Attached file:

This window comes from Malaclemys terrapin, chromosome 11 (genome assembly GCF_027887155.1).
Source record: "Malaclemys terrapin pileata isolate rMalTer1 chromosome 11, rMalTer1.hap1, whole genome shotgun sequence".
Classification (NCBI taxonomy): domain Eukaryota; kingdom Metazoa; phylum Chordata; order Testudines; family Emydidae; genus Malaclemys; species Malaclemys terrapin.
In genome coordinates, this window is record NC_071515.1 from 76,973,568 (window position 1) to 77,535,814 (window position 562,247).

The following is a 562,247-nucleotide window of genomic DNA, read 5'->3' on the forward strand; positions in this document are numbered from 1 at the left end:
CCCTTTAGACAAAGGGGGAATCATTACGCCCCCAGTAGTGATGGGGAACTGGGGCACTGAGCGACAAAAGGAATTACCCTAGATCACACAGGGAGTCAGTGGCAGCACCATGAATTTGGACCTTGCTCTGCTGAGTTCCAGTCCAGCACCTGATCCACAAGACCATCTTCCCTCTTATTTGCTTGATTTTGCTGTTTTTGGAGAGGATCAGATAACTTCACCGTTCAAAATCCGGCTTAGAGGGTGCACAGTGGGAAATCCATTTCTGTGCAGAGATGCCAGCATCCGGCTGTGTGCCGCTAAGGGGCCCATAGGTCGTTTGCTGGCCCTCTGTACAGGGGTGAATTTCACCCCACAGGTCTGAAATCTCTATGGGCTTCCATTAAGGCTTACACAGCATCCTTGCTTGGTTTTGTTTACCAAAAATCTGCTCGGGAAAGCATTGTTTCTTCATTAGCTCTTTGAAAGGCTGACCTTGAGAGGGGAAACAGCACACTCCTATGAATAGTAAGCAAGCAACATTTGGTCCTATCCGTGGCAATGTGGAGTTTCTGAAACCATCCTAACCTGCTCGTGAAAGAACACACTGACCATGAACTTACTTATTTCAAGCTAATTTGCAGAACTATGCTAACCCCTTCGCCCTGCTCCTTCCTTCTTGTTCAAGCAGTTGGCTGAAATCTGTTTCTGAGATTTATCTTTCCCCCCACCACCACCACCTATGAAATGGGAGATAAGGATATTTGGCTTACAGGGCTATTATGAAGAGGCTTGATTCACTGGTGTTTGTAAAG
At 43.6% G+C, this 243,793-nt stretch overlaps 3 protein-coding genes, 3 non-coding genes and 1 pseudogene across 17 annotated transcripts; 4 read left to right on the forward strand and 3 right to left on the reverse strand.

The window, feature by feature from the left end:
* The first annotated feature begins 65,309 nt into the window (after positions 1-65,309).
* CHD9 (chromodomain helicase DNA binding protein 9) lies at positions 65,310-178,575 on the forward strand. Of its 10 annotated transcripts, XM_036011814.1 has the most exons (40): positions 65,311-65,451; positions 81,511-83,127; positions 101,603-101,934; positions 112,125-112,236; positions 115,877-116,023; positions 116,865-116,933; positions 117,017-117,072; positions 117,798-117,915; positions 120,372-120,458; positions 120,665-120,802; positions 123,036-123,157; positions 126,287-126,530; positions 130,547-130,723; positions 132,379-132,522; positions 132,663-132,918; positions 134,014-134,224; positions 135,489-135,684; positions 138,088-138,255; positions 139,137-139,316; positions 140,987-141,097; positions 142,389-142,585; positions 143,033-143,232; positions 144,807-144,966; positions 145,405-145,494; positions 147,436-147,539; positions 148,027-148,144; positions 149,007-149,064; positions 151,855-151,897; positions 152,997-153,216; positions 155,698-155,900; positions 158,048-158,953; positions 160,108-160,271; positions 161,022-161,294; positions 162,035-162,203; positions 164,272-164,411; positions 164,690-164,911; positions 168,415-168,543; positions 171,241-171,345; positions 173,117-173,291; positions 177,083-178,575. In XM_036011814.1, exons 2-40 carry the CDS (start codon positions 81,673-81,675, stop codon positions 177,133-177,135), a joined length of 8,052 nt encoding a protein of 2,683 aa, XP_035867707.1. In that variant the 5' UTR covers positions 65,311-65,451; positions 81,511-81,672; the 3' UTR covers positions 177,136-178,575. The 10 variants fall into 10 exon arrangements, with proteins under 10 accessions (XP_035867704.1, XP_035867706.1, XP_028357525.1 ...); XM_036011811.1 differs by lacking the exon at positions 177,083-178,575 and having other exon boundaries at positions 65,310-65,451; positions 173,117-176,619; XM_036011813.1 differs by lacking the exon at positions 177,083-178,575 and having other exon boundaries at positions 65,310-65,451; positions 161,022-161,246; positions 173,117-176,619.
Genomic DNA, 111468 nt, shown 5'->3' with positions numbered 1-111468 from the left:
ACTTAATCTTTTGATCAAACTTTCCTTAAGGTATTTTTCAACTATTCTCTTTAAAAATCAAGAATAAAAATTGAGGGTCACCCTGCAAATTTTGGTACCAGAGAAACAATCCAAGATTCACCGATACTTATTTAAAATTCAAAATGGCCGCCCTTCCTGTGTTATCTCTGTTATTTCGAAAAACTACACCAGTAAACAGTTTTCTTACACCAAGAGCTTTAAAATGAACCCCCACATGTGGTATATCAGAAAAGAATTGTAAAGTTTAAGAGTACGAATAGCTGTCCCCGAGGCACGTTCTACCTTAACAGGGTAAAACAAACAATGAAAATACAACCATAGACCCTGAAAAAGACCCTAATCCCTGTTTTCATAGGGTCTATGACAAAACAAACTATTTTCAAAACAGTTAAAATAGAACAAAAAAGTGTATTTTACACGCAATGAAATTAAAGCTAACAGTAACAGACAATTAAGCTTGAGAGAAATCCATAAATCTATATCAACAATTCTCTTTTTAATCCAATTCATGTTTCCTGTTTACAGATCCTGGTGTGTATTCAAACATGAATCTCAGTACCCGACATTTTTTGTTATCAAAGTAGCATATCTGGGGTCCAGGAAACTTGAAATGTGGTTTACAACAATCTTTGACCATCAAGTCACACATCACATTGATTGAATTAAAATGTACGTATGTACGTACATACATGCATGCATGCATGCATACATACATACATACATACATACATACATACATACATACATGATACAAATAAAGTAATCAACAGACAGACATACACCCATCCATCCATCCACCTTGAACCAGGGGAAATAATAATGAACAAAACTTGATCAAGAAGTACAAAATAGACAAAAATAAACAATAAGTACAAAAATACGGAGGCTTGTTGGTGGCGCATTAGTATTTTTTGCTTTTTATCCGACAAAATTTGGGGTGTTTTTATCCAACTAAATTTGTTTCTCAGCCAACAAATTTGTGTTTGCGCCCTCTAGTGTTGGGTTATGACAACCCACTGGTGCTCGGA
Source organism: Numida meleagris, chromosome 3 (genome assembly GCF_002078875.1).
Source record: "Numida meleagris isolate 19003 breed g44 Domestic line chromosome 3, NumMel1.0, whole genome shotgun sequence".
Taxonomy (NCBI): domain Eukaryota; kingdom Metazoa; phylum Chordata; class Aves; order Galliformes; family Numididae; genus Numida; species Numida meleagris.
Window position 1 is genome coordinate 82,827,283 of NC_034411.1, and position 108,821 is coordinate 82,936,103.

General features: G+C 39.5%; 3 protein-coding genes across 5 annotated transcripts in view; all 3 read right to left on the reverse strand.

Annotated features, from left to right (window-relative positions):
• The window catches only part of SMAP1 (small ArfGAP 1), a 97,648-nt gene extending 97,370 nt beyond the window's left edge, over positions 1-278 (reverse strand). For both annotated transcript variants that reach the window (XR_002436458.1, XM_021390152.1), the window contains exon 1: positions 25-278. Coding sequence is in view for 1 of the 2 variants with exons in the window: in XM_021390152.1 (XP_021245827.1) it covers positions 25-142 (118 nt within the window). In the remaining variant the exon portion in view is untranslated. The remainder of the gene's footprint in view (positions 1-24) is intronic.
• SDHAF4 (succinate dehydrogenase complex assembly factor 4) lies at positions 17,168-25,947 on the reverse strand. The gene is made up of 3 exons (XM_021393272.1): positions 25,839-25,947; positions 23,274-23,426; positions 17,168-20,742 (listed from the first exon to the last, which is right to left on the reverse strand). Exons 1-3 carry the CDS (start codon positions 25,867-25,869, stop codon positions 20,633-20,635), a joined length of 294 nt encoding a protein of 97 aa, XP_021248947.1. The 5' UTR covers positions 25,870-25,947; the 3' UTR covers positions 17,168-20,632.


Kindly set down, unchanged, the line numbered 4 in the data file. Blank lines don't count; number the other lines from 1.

In genome coordinates, this window is record NC_071515.1 from 76,973,568 (window position 1) to 77,535,814 (window position 562,247).